Gar­lic has sweat smell of suc­cess on a date

The Daily Telegraph - - Front Page - By Daily Tele­graph Re­porter

Men should forget the af­ter­shave and eat gar­lic if they want to at­tract the op­po­site sex, sci­en­tists have said. A study found that the sweat of men who had eaten the bulb smelt more at­trac­tive to women, pos­si­bly be­cause of the health ben­e­fits it has pro­vided to men in evo­lu­tion­ary terms.

MEN should forget the af­ter­shave and try eat­ing some gar­lic in­stead, sci­en­tists have sug­gested.

A study found that the sweat of men who had eaten the bulb smelt more at­trac­tive to women.

The re­searchers sug­gested that women may have evolved to pre­fer the type of smell that eat­ing gar­lic pro­duces in armpit sweat, be­cause it sug­gests the per­son is healthy. Gar­lic has an­tibi­otic, an­tivi­ral and an­ti­fun­gal prop­er­ties and stud­ies have sug­gested it can help re­duce the in­ci­dence of colds and even high blood pres­sure and some can­cers.

Or, it could be that the an­tibac­te­rial ac­tion of the gar­lic makes the armpits smell sweeter by re­duc­ing the den­sity of the mi­crobes that cause un­pleas­ant odours, the re­searchers from the Uni- ver­sity of Stir­ling in Scot­land and Charles Univer­sity in Prague said.

“Breath odour plays a cru­cial role in most so­cial in­ter­ac­tions, but hu­man ax­il­lary [armpit] odour is also an im­por­tant fac­tor in in­ti­mate re­la­tion­ships,” the re­searchers wrote in the jour­nal Ap­petite.

“Our re­sults in­di­cate that gar­lic consumption may have pos­i­tive ef­fects on per­ceived body odour he­do­nic­ity [the plea­sure de­rived from it], per­haps due to its health ef­fects.

“From an evo­lu­tion­ary per­spec­tive, for­ma­tion of pref­er­ences for diet-as­so­ci­ated body odours was pos­si­bly shaped by means of sex­ual se­lec­tion.

“Pre­vi­ous re­search in­di­cates that many an­i­mal species use diet-as­so­ci­ated cues to se­lect mates in good phys­i­cal con­di­tion.”

The re­searchers did con­cede, how- ever, that eat­ing gar­lic to try to at­tract a woman might have some draw­backs.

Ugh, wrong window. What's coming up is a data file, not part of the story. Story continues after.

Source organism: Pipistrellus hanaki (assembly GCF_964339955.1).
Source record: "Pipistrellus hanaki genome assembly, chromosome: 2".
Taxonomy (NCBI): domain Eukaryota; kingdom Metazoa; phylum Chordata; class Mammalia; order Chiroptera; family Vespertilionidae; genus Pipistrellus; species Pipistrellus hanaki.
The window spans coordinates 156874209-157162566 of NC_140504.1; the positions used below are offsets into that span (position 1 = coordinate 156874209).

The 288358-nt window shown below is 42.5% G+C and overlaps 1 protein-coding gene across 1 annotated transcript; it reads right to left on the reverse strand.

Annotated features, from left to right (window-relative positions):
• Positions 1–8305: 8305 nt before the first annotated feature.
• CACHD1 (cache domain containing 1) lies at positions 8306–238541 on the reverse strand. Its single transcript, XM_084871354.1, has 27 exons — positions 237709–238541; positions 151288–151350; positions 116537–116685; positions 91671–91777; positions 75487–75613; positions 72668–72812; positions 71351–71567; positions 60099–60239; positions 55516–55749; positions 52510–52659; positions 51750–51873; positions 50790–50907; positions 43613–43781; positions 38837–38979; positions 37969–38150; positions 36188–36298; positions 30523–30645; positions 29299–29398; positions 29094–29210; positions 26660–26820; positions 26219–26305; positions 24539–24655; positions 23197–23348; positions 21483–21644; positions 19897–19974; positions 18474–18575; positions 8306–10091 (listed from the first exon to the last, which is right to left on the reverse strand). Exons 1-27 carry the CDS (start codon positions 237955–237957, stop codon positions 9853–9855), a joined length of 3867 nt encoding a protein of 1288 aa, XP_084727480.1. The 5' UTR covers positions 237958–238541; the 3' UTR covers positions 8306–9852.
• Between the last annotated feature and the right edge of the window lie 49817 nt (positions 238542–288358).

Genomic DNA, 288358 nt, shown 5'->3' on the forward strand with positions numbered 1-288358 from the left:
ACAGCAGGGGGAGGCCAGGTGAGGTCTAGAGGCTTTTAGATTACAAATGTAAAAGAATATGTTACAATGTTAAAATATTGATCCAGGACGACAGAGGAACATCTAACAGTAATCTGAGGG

“Ob­vi­ously, gar­lic neg­a­tively in­flu­ences the in­di­vid­u­als’ breath on ac­count of sul­phur-con­tain­ing gases,” they said – but added that the com­pounds con­tribut­ing to gar­lic odour might not reach the skin glands in per­cep­ti­ble quan­ti­ties.

For the study, 42 men were asked to eat, in ro­ta­tion, raw gar­lic, gar­lic cap­sules, or no gar­lic, and wear pads in their armpits for 12 hours af­ter­wards to col­lect body odour.

Then, 82 women were asked to sniff the odour sam­ples and judge them on their pleas­ant­ness, at­trac­tive­ness, mas­culin­ity and in­ten­sity.

The body odour of the men was per­ceived to be “sig­nif­i­cantly more at­trac­tive and less in­tense” when they had eaten the gar­lic in bulb and cap­sule form. The ef­fect only came into play once the men were eat­ing a sub­stan­tial amount of gar­lic, the re­searchers found.

In the first ex­per­i­ment, when the men ate 6g of gar­lic – the equiv­a­lent of two cloves – with bread and cheese, there was no dif­fer­ence in the rat­ings from when they just ate the bread and cheese. But when the dosage was dou­bled to 12g, the men were judged to smell more at­trac­tive than when they had not eaten gar­lic.

In the third ex­per­i­ment, when the men ate 12g of gar­lic in cap­sule form, their odour was also per­ceived as more at­trac­tive.

Pre­vi­ous stud­ies have shown that gar­lic consumption can af­fect the odour of breast milk, in­creas­ing the time in­fants spend on their mother’s breast and feed­ing more vig­or­ously.

In an ex­per­i­ment, men who ate 12g of gar­lic – equiv­a­lent to four bulbs – had armpit sweat that was rated more at­trac­tive by women

Newspapers in English

Newspapers from UK

© PressReader. All rights reserved.